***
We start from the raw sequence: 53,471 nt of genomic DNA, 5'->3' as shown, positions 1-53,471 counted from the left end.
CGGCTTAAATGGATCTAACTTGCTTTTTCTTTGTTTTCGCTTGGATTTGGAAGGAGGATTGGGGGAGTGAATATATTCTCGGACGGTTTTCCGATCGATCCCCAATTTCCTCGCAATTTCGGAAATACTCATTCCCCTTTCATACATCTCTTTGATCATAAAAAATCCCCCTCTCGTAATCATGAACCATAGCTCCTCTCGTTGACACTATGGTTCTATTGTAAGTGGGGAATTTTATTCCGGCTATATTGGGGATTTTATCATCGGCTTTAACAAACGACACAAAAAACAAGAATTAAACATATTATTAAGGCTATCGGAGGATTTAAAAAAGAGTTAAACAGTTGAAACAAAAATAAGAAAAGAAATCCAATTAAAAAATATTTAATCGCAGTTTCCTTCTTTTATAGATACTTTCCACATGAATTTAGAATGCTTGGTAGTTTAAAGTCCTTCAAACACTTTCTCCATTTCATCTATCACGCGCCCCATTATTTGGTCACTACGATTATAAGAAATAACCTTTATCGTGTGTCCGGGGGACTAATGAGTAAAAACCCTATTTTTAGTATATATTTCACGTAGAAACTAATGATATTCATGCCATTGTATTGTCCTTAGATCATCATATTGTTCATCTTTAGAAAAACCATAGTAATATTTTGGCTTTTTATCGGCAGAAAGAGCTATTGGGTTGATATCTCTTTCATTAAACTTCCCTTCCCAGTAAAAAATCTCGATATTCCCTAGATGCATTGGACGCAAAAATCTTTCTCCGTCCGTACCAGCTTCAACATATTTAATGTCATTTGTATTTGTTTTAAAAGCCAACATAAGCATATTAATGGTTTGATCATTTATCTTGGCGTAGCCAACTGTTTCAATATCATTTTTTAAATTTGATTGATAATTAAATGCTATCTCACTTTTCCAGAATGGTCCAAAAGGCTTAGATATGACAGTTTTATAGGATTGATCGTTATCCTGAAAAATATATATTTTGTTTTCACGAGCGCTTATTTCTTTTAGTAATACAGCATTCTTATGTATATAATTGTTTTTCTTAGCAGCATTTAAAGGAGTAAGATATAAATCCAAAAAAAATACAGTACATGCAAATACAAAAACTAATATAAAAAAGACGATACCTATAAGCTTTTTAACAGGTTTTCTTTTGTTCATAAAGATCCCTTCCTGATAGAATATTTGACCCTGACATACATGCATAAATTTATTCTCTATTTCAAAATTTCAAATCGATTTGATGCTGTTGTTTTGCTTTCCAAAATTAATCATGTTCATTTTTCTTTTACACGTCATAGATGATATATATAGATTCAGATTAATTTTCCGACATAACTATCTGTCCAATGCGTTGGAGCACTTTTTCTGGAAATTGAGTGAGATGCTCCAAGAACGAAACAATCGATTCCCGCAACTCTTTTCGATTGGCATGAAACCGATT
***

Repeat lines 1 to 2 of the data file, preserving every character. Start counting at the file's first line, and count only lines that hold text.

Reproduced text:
We start from the raw sequence: 53,471 nt of genomic DNA, 5'->3' as shown, positions 1-53,471 counted from the left end.
CGGCTTAAATGGATCTAACTTGCTTTTTCTTTGTTTTCGCTTGGATTTGGAAGGAGGATTGGGGGAGTGAATATATTCTCGGACGGTTTTCCGATCGATCCCCAATTTCCTCGCAATTTCGGAAATACTCATTCCCCTTTCATACATCTCTTTGATCATAAAAAATCCCCCTCTCGTAATCATGAACCATAGCTCCTCTCGTTGACACTATGGTTCTATTGTAAGTGGGGAATTTTATTCCGGCTATATTGGGGATTTTATCATCGGCTTTAACAAACGACACAAAAAACAAGAATTAAACATATTATTAAGGCTATCGGAGGATTTAAAAAAGAGTTAAACAGTTGAAACAAAAATAAGAAAAGAAATCCAATTAAAAAATATTTAATCGCAGTTTCCTTCTTTTATAGATACTTTCCACATGAATTTAGAATGCTTGGTAGTTTAAAGTCCTTCAAACACTTTCTCCATTTCATCTATCACGCGCCCCATTATTTGGTCACTACGATTATAAGAAATAACCTTTATCGTGTGTCCGGGGGACTAATGAGTAAAAACCCTATTTTTAGTATATATTTCACGTAGAAACTAATGATATTCATGCCATTGTATTGTCCTTAGATCATCATATTGTTCATCTTTAGAAAAACCATAGTAATATTTTGGCTTTTTATCGGCAGAAAGAGCTATTGGGTTGATATCTCTTTCATTAAACTTCCCTTCCCAGTAAAAAATCTCGATATTCCCTAGATGCATTGGACGCAAAAATCTTTCTCCGTCCGTACCAGCTTCAACATATTTAATGTCATTTGTATTTGTTTTAAAAGCCAACATAAGCATATTAATGGTTTGATCATTTATCTTGGCGTAGCCAACTGTTTCAATATCATTTTTTAAATTTGATTGATAATTAAATGCTATCTCACTTTTCCAGAATGGTCCAAAAGGCTTAGATATGACAGTTTTATAGGATTGATCGTTATCCTGAAAAATATATATTTTGTTTTCACGAGCGCTTATTTCTTTTAGTAATACAGCATTCTTATGTATATAATTGTTTTTCTTAGCAGCATTTAAAGGAGTAAGATATAAATCCAAAAAAAATACAGTACATGCAAATACAAAAACTAATATAAAAAAGACGATACCTATAAGCTTTTTAACAGGTTTTCTTTTGTTCATAAAGATCCCTTCCTGATAGAATATTTGACCCTGACATACATGCATAAATTTATTCTCTATTTCAAAATTTCAAATCGATTTGATGCTGTTGTTTTGCTTTCCAAAATTAATCATGTTCATTTTTCTTTTACACGTCATAGATGATATATATAGATTCAGATTAATTTTCCGACATAACTATCTGTCCAATGCGTTGGAGCACTTTTTCTGGAAATTGAGTGAGATGCTCCAAGAACGAAACAATCGATTCCCGCAACTCTTTTCGATTGGCATGAAACCGATT